Sony's latest PSP release is Pursuit Force, an action title combining high-octane racing with shooting, on foot missions and airborne battles to create an intense battle. Your mission is to defeat one of five rival gangs who've over-run your city in vehicular and on-foot combat. The gameplay is intense and challenging, offering a thrilling joy ride with accessible controls. Pursuit Force also offers deeper play with its career mode. The game's structure allows you to jump right in, and later levels become longer and increasingly difficult adding to the challenge. While the gameplay becomes a bit repetitive after extended sessions, Pursuit Force is best in small doses, making it an experience that suits the PSP handheld nicely.
Pursuit Force takes place in the dangerous streets of Capital City that have been over-run by street gangs who've taken control of the roads and are terrorizing civilians and wreaking havoc wherever they go. This situation is unacceptable to your boss, who has enlisted you to put an end to their reign by forming a new squad called Pursuit Force. As a member of the Pursuit Force, your mission is to chase these bad guys and capture or kill them by any means necessary. There are five different gangs in the game, and each one presents a different style of attack, offering some variety. You can also switch between missions and gangs during the game, giving the level progression an open-ended feel. Pursuit Force offers a mix of driving and on-foot missions, which adds some variety to the gameplay, but the basic structure is consistent throughout. Pursuit Force's missions begin simply enough, as you battle gangs on the streets. As you complete the earlier levels, increasingly complex objectives emerge. These include protecting civilians, defeating boss characters, and racing the gangs to the city limits. These elaborate levels require more strategy and better timing come into play. As you progress up the ranks, the missions become more challenging with multiple gameplay styles within the same level.
While some levels seem to drag on, most of the game seems to go by quickly. It can be frustrating to die in the middle of a long mission, Pursuit Force allows you to continue at the last checkpoint, reducing the monotony and annoyance factor. In order to help you arrest or kill the gang members, you're given a state of the art police vehicle to use in your chases, and you have to keep pace with the gangs while dodging oncoming traffic and other obstacles. Your main objective is to catch up with and kill or arrest the gang members. You have a certain number of kills to achieve, and there are sub quests such as protecting a convoy or the city leaders from attacks. When you have to protect a vehicle, an energy bar appears over them that shrinks as the targeted vehicles come under attack. If this reaches the bottom, your mission fails and you have to start over. While the early missions aren't complicated, the latter levels include multiple chapters to complete, which can encompass driving, shooting and on-foot levels, making them much more challenging and somewhat difficult.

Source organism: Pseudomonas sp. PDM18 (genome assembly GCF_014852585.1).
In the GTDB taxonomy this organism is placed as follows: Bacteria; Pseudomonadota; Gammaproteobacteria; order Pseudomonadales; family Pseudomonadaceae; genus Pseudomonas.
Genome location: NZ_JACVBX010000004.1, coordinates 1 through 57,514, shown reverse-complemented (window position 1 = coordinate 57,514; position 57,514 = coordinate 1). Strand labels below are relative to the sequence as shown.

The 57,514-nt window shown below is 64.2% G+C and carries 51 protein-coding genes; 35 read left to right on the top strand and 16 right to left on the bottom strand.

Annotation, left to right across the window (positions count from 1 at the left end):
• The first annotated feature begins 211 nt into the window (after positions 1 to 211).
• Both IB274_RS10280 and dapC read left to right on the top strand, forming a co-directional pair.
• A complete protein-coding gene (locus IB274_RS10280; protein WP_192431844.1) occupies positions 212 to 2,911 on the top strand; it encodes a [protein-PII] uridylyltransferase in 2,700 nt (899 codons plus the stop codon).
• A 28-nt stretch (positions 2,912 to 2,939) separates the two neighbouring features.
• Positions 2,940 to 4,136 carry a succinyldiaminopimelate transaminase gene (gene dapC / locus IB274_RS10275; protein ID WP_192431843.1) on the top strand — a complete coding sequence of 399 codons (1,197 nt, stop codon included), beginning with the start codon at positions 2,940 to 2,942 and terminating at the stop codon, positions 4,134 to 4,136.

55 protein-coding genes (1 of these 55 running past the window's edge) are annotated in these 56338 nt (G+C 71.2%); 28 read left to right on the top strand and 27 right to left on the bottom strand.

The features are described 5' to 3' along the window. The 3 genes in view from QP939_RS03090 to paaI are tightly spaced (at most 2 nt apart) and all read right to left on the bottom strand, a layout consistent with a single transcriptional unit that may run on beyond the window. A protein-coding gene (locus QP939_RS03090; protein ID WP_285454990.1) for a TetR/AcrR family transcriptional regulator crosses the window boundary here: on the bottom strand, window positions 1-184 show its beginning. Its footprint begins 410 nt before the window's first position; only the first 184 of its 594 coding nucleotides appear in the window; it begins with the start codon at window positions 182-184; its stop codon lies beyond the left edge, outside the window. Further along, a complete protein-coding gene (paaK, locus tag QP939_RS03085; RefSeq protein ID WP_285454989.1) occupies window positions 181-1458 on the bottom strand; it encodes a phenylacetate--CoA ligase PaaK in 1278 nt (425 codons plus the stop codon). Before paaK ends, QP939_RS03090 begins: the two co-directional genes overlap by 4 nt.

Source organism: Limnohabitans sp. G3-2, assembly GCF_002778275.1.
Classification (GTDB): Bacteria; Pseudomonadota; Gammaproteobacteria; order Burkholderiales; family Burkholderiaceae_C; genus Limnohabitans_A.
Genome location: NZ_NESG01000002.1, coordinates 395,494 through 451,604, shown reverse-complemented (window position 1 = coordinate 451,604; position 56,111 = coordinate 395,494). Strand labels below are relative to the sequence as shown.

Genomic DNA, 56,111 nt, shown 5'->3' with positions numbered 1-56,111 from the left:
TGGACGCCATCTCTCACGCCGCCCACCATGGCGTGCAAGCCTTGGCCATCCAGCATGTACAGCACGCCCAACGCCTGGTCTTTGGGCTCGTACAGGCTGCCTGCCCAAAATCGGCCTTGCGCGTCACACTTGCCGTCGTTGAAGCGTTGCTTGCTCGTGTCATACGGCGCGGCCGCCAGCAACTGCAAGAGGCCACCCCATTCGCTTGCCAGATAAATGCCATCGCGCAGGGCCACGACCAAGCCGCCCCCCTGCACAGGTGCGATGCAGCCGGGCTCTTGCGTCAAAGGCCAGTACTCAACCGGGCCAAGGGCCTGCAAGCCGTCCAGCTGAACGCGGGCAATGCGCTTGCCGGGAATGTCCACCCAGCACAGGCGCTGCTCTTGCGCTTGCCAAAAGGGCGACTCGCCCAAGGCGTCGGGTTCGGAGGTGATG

In order to capture these thugs, you drive and catch up to them, and wait until you're in range of them and then jump onto their moving vehicle. You can use the auto-target to aim your shots and disable them. However, they'll drive recklessly to avoid capture and turn suddenly and skid off the road, which you can then use your car's power-sliding techniques and cornering ability to keep up and help out-maneuver them. Once you've caught up with the gangs, an icon appears which allows you to jump between the moving cars. After this appears, you can then jump onto their vehicle and shoot at them. This is trickier than it sounds, but you have an auto-targeting feature that allows you to take them out quickly. Most of these battles are simple, but some of these foes will try to shake you off their vehicle. You can climb back up onto the roofs of the car and take them out. This can be tricky and requires good timing to perform some of these moves successfully. You can also take over civilian vehicles such as taxis and motorcycles. This comes in handy when your vehicle has taken a lot of damage, allowing you to escape from a vehicle that's about to explode. Each vehicle offers a slightly different feel with different levels of responsiveness and control, which adds to the challenge.